Relations between the Ottoman Empire and Russia were no less conflictual in the eighteenth century: They were at war in 1736-39, 1768-74, and 1787. In the infamous Treaty of Küçük Kaynarca of 1774, the Ottomans were forced to acknowledge the independence of the Crimea (under Russian influence) and of the northern coasts of the Black Sea. It was not until the Treaty of Jassy in 1792 that peaceful relations between the Ottomans and the Russians were restored.
Part 2: Shifts in the Balance of Power, 1800-1853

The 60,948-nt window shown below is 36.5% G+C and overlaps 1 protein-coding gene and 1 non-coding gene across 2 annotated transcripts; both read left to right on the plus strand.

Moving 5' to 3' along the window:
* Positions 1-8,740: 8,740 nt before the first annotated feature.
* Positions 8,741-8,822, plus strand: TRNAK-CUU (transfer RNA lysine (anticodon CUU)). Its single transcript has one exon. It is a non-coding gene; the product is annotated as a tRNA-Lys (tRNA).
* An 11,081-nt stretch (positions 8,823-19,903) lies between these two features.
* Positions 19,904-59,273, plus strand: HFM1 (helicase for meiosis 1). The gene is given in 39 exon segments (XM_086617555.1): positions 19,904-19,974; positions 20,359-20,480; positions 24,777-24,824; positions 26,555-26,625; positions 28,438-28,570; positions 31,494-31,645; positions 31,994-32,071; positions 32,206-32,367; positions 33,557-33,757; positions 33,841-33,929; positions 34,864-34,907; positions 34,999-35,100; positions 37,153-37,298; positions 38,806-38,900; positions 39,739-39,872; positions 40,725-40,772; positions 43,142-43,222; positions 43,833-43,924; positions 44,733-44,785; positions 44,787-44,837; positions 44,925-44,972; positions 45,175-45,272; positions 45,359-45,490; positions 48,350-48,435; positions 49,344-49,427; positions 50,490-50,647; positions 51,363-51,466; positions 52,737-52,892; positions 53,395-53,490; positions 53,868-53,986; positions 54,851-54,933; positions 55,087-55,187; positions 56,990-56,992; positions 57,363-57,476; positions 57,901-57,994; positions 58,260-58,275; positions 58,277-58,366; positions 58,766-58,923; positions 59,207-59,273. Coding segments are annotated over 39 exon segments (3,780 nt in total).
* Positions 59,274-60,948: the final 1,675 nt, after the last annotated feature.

The issue of the protection of Orthodox Christians in the Ottoman Empire forms a clear link between the Treaty of Küçük Kaynarca and the Crimean War, which started in 1854. Ever since the earliest French-Ottoman diplomatic relations in the 16th century, France assumed the role of champion of Catholicism, claiming the right to intervene with the Ottoman government on behalf of both foreign and Ottoman Catholics. At the end of the 18th century Russia began to claim similar rights to protect the Orthodox subjects of the sultan. Contrary to popular belief these claims were not based on treaties, but on interpretations of dubious translations of the original texts.